Six Entrepreneurs Share Tricks For Diffusing Office Conflict
1. Confront it.
“If people come to me with a conflict, my first question is whether they’ve addressed the person or people directly. If they haven’t, I send them back. I’m clear about this expectation from day one, and employees’ performance reviews include ranking their ability to provide constructive feedback. Aligning incentives to this value has led to a zero-drama, zero-gossip workplace.” -- Lauren Schulte, CEO and founder, The Flex Company
2. Know when to cut ties.
“I subscribe to the notion that there are three sides to every story -- yours, mine and the truth that lies somewhere in between. Addressing conflicts and working to find mutual goals, together, is the best way to handle clashes and even find ways to collaborate more deeply. All that said, sometimes issues can’t be resolved. And sometimes dissolution is the best resolution for everyone.” -- Aaron Kwittken, founder and CEO, KWT Global
3. Take it outside.
“We tend to resolve minor conflicts and issues quickly. That said, when people have fundamental differences in how they’re approaching individual or team decisions, I find it’s best to just grab some time over coffee or beers outside the office. Being in a different setting tends to add levity to situations that sometimes just need that sort of perspective.” -- Paul Hedrick, founder and CEO, Tecovas
4. Embrace it.
“I have worked with my cofounder, Dan Leibu, for more than 20 years, and we love to debate. It may seem like fighting at times, but it is simply our pushing each other toward the best possible outcome. So in this context, conflict is good. We had a doozy two years ago when we were trying to figure out our position in the world of health insurance. We both had to compromise, but once we landed in a shared place, we moved forward with clarity and purpose. Pressure makes diamonds, or so the saying goes.” -- Michael Serbinis, founder and CEO, League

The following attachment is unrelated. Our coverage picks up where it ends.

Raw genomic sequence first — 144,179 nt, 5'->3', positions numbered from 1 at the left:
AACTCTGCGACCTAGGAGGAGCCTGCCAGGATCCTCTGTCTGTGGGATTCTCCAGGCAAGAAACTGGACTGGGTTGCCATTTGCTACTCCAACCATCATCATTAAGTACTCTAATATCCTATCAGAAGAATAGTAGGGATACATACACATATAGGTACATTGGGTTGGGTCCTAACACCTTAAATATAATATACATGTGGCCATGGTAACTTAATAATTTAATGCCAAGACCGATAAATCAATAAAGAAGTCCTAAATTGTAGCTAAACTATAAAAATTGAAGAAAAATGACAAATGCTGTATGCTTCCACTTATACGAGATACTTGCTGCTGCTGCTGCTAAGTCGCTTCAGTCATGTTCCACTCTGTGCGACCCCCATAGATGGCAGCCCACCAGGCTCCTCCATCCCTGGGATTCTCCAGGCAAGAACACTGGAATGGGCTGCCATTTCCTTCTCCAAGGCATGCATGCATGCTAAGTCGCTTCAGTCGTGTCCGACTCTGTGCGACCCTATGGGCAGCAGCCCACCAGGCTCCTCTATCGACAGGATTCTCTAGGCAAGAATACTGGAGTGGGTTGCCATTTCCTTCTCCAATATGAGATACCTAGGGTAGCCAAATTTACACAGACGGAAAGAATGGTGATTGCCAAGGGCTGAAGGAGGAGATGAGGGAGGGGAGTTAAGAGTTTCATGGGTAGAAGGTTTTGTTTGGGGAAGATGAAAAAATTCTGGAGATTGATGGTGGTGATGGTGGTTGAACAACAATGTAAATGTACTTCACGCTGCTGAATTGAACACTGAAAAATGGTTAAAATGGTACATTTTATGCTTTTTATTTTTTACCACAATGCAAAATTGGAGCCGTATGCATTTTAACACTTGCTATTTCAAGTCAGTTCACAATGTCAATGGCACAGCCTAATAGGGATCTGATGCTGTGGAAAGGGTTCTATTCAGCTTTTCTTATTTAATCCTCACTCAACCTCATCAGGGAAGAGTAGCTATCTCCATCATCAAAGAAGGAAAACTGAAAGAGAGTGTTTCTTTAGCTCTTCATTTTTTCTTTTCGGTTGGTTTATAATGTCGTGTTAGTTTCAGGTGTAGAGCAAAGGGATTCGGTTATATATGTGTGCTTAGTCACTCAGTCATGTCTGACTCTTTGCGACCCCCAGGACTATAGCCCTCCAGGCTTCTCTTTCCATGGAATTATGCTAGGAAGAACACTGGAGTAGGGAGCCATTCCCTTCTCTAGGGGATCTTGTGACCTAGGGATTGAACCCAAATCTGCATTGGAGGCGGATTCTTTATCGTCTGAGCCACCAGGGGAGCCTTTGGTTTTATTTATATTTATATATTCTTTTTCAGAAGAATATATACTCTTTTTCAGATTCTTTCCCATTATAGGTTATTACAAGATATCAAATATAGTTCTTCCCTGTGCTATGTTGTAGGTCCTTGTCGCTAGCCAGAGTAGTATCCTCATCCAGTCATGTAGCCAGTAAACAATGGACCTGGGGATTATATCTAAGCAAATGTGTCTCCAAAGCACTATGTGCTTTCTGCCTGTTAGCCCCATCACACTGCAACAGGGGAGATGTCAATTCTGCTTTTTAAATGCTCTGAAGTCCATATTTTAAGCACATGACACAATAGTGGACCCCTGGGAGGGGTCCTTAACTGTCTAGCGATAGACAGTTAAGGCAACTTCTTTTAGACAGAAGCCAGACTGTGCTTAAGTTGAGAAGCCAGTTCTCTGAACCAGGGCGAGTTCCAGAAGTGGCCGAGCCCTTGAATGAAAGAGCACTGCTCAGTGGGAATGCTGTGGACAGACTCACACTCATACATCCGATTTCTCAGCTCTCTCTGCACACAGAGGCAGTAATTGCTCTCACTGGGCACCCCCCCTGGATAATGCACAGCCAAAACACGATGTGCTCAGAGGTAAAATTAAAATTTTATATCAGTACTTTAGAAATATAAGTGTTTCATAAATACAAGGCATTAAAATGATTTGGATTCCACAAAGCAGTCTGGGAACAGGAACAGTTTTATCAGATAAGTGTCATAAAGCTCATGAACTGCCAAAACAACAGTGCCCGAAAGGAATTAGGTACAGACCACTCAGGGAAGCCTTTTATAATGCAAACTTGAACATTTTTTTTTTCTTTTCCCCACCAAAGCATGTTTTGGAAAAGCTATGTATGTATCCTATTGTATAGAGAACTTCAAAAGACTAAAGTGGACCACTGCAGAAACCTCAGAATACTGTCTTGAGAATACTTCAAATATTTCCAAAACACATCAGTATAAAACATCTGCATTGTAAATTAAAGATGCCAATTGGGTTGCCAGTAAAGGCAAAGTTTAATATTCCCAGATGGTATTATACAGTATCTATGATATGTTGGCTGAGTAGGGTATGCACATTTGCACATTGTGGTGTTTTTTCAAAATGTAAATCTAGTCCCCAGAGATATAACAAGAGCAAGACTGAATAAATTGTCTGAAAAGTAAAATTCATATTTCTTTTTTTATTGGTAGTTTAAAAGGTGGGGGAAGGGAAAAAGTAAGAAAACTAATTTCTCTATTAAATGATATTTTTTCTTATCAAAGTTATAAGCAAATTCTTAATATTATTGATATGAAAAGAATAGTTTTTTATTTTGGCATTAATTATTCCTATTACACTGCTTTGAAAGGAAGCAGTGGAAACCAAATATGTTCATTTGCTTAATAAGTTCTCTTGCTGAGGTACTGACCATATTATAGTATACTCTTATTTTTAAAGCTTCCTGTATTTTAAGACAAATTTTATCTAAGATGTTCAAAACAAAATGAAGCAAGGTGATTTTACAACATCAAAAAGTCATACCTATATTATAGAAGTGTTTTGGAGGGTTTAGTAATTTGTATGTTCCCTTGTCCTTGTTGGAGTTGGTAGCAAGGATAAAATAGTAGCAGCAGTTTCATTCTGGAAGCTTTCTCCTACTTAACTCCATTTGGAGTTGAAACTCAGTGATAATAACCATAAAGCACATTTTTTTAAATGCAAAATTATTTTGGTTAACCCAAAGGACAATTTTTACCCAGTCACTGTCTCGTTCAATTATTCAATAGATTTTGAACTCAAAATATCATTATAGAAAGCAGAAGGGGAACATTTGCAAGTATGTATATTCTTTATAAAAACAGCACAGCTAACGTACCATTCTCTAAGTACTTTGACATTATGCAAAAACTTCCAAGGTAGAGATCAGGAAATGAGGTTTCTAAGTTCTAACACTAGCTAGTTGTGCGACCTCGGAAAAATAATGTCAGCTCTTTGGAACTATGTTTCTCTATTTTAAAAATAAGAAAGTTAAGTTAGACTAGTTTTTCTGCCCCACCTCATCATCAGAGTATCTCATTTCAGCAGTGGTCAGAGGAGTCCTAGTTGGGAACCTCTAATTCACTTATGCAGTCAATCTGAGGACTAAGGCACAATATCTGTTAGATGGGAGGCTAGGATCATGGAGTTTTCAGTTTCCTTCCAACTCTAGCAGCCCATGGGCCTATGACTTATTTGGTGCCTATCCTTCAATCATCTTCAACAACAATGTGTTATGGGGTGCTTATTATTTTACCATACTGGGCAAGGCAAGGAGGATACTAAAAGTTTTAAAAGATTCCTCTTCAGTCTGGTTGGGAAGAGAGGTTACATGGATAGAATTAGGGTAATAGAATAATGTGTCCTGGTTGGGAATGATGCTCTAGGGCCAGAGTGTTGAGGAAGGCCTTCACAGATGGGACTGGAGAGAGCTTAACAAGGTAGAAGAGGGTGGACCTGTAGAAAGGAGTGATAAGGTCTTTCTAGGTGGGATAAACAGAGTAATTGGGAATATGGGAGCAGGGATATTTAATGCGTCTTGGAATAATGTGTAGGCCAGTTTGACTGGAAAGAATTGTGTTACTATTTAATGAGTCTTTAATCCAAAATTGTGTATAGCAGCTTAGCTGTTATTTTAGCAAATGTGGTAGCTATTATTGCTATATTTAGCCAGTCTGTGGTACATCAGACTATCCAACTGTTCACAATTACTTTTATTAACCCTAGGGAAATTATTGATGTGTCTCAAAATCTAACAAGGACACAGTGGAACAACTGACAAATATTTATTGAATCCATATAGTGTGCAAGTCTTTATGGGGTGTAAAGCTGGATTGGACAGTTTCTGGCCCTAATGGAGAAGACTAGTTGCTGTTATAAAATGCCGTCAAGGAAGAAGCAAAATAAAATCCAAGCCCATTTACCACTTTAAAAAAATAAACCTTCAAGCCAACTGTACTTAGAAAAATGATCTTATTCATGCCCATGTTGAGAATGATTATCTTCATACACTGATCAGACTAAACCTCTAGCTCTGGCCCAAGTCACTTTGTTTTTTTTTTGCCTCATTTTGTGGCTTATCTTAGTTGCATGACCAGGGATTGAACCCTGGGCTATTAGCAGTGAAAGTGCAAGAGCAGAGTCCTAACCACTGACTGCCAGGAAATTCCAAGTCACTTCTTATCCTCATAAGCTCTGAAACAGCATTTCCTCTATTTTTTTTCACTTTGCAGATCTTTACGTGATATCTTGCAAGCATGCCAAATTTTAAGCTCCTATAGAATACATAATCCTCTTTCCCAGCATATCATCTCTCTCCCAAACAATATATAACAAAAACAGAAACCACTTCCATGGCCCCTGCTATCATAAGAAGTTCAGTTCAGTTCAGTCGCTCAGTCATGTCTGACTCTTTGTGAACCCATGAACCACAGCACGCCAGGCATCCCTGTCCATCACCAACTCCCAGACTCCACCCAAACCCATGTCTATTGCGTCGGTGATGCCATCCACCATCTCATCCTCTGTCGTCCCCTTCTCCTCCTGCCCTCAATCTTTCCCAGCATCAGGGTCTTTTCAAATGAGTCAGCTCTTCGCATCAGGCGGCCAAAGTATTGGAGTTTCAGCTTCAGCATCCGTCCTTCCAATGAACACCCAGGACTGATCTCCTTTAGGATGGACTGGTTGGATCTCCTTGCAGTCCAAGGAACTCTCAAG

5. Keep it constructive.
“Conflict is healthy if done right. We have one important distinction between healthy and unhealthy conflict: If the disagreement is within the perspective of improving something, it’s great. But if the goal is to tear down or obstruct, it’s unhealthy. We say, ‘Be critical, not cynical.’ ” -- Christian Lanng, CEO, Tradeshift
6. Designate a mediator.
“Our onboarding process makes employees aware that they have both their direct team managers and the HR manager to discuss issues with. Oftentimes when conflicts arise, it’s most helpful for employees to talk it out with someone who’s not directly involved and has no stakes. Knowing that it’s not one employee against the other helps ease the side effects of bruised egos.” -- Alexandra Fine, CEO, Dame Products